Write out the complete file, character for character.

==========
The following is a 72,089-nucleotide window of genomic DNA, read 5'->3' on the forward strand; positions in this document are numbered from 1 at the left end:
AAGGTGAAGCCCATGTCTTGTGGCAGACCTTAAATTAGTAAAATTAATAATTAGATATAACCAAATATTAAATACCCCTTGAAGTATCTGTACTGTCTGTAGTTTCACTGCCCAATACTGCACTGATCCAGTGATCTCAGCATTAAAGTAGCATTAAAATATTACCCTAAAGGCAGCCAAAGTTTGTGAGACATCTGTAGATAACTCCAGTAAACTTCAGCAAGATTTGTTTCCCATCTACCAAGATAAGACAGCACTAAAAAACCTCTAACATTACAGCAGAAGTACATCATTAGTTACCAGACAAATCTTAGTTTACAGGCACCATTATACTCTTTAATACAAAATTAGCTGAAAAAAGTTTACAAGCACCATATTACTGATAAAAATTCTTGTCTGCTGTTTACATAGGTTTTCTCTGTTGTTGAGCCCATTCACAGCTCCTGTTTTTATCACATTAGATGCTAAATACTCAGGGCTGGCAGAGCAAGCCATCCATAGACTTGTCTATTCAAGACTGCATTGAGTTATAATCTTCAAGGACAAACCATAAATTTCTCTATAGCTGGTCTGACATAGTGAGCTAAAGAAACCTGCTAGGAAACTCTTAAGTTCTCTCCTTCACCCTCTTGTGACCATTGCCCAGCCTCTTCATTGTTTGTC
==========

The following is a 72,089-nucleotide window of genomic DNA, read 5'->3' on the forward strand; positions in this document are numbered from 1 at the left end:
AAGGTGAAGCCCATGTCTTGTGGCAGACCTTAAATTAGTAAAATTAATAATTAGATATAACCAAATATTAAATACCCCTTGAAGTATCTGTACTGTCTGTAGTTTCACTGCCCAATACTGCACTGATCCAGTGATCTCAGCATTAAAGTAGCATTAAAATATTACCCTAAAGGCAGCCAAAGTTTGTGAGACATCTGTAGATAACTCCAGTAAACTTCAGCAAGATTTGTTTCCCATCTACCAAGATAAGACAGCACTAAAAAACCTCTAACATTACAGCAGAAGTACATCATTAGTTACCAGACAAATCTTAGTTTACAGGCACCATTATACTCTTTAATACAAAATTAGCTGAAAAAAGTTTACAAGCACCATATTACTGATAAAAATTCTTGTCTGCTGTTTACATAGGTTTTCTCTGTTGTTGAGCCCATTCACAGCTCCTGTTTTTATCACATTAGATGCTAAATACTCAGGGCTGGCAGAGCAAGCCATCCATAGACTTGTCTATTCAAGACTGCATTGAGTTATAATCTTCAAGGACAAACCATAAATTTCTCTATAGCTGGTCTGACATAGTGAGCTAAAGAAACCTGCTAGGAAACTCTTAAGTTCTCTCCTTCACCCTCTTGTGACCATTGCCCAGCCTCTTCATTGTTTGTC